With a couple of important exceptions, an employer can require that employees be up to date on their vaccinations.
1. An employee with an ADA disability that prevents him or her from receiving a vaccine may be entitled to an exemption from a mandatory vaccination requirement as a reasonable accommodation.
The misleadingly named Medical Consumer Protection Act would prohibit an Ohio employer from discharging without just cause, refusing to hire, or otherwise discriminating against any person on the basis that the person has not been or will not be vaccinated because of a medical contraindication or for reasons of conscience, including religious beliefs. It would also create a private cause of action allowing an employee to file suit over violations and seek compensatory and punitive damages.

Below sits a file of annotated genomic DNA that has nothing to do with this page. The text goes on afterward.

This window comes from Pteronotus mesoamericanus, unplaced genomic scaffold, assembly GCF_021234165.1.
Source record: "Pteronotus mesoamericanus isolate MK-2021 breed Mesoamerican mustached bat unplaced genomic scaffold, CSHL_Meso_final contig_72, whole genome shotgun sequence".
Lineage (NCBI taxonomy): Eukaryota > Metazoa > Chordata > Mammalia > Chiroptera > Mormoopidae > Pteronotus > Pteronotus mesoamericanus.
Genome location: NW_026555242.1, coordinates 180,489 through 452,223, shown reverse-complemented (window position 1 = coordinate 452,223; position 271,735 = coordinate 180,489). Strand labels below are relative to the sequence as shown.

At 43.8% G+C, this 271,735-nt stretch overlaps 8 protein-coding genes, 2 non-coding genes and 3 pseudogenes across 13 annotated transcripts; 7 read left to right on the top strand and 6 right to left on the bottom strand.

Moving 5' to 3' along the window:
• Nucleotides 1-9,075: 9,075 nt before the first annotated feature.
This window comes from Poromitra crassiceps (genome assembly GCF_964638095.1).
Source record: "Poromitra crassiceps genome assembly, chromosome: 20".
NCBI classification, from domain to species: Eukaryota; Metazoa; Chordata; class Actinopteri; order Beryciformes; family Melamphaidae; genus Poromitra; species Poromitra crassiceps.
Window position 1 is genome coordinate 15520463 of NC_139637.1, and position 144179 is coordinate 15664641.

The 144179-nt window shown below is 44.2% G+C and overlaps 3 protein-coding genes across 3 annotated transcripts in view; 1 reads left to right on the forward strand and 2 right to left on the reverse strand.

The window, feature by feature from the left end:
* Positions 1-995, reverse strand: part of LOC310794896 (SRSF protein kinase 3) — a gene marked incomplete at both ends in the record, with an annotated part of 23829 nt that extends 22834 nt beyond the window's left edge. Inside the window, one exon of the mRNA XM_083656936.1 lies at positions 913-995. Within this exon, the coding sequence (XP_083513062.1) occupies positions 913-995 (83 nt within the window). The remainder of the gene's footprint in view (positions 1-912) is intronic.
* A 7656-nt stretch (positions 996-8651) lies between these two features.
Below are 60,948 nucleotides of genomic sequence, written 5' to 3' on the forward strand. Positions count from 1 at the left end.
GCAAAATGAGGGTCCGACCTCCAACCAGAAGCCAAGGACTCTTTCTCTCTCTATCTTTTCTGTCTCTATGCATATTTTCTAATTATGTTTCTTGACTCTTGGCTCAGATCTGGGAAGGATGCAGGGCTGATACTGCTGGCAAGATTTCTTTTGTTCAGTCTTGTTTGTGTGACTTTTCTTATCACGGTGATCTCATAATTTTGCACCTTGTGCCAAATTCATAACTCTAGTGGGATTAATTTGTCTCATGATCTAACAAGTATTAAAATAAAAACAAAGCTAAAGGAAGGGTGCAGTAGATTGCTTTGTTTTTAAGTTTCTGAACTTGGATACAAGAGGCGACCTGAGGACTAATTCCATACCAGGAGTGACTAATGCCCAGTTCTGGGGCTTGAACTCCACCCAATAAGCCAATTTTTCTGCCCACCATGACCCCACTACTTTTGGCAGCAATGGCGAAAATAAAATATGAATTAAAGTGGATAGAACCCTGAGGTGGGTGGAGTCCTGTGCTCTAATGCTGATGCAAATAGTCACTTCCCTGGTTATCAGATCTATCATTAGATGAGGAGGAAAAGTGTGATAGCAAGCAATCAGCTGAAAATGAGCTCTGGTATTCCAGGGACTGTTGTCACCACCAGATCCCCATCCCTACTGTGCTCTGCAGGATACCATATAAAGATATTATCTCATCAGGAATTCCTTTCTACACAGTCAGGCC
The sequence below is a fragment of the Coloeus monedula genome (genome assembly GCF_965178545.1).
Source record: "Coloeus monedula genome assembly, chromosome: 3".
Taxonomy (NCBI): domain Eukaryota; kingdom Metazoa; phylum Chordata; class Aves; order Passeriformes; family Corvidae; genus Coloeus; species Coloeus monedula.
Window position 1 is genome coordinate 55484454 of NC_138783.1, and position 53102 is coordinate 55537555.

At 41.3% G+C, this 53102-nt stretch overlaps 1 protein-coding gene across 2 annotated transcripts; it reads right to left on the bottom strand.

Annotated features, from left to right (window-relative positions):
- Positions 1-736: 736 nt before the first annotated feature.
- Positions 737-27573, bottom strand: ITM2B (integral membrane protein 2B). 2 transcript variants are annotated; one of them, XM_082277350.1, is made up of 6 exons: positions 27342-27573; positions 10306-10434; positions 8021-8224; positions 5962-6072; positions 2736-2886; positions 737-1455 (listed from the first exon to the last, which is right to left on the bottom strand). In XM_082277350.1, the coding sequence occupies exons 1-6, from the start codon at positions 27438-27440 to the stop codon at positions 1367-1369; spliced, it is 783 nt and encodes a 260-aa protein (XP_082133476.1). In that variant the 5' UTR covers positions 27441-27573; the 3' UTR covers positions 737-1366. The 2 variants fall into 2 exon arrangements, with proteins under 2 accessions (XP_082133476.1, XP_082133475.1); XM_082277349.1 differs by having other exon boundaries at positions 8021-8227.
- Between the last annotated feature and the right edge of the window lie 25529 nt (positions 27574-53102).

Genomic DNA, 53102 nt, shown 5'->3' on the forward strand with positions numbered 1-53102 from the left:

* … except in the case of vaccinations. If you oppose vaccinating yourself or your children, your opinion is wrong, period (unless you have a bona fide medical condition or religious belief that prevents you from receiving said vaccinations). Otherwise there’s no reason not to vaccinate. If you don’t care about your own health, care about the health of all of those around you, and the public health risks and costs you are helping create.
And if you happen to be an anti-vaxer and take issue with Hyman’s First Law of Opinions (as amended), you’ve brought the measles back from extinction. Case closed.
So I give a big thumbs down to the Medical Consumer Protection Act. It’s both unnecessary (by protecting from employment discrimination those whom the law already protects) and wildly over broad (by also protecting those who are unvaccinated “for reasons of conscience”).
Thankfully, this poorly conceived piece of legislative policy will never become an actual law.